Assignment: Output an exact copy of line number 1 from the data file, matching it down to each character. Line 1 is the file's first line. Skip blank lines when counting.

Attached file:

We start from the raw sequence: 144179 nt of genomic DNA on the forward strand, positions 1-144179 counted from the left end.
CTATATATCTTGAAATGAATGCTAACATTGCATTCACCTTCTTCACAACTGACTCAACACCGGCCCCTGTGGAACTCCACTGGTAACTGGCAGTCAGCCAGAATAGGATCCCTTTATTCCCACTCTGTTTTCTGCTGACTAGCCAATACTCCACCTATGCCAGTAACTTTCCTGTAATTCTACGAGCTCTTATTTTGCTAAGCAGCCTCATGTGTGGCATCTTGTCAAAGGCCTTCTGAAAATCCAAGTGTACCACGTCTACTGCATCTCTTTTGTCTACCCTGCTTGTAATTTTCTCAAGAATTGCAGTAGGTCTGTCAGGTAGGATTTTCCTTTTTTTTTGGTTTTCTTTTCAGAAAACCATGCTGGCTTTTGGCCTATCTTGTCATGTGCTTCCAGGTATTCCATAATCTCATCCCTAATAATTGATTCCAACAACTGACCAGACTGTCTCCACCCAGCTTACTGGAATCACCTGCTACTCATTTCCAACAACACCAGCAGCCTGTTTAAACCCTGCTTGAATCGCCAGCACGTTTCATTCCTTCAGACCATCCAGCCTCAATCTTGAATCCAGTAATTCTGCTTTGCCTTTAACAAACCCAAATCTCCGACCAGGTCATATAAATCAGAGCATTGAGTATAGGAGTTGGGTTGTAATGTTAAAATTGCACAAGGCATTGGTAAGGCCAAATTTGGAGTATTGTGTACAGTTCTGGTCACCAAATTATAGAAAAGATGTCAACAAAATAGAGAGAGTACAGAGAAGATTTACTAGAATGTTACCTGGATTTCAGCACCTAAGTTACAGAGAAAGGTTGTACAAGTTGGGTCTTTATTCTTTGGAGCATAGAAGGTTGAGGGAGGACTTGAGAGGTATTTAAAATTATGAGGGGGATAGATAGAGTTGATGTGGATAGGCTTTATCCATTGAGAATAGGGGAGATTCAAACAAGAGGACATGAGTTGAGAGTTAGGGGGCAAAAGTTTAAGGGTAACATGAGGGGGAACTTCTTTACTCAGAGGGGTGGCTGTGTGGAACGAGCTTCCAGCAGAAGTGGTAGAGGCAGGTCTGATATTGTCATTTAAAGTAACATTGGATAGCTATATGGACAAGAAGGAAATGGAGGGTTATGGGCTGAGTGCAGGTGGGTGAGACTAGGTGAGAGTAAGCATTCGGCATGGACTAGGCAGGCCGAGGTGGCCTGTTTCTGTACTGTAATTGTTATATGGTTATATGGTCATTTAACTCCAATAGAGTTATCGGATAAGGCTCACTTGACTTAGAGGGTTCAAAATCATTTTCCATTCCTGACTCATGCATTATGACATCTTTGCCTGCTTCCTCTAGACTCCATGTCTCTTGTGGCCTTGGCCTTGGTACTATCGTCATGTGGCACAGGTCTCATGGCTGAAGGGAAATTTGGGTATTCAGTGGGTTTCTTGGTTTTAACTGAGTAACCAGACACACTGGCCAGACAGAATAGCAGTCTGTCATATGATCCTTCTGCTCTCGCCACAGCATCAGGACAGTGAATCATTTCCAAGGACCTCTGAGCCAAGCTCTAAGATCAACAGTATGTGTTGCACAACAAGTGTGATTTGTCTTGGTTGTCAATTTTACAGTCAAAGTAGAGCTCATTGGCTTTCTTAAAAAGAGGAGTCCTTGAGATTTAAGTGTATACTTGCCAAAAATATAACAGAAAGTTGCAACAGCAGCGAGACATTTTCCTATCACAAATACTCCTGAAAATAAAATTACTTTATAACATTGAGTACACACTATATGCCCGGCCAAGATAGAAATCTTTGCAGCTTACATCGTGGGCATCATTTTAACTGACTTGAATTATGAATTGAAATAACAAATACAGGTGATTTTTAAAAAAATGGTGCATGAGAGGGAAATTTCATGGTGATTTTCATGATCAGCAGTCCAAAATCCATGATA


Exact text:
We start from the raw sequence: 144179 nt of genomic DNA on the forward strand, positions 1-144179 counted from the left end.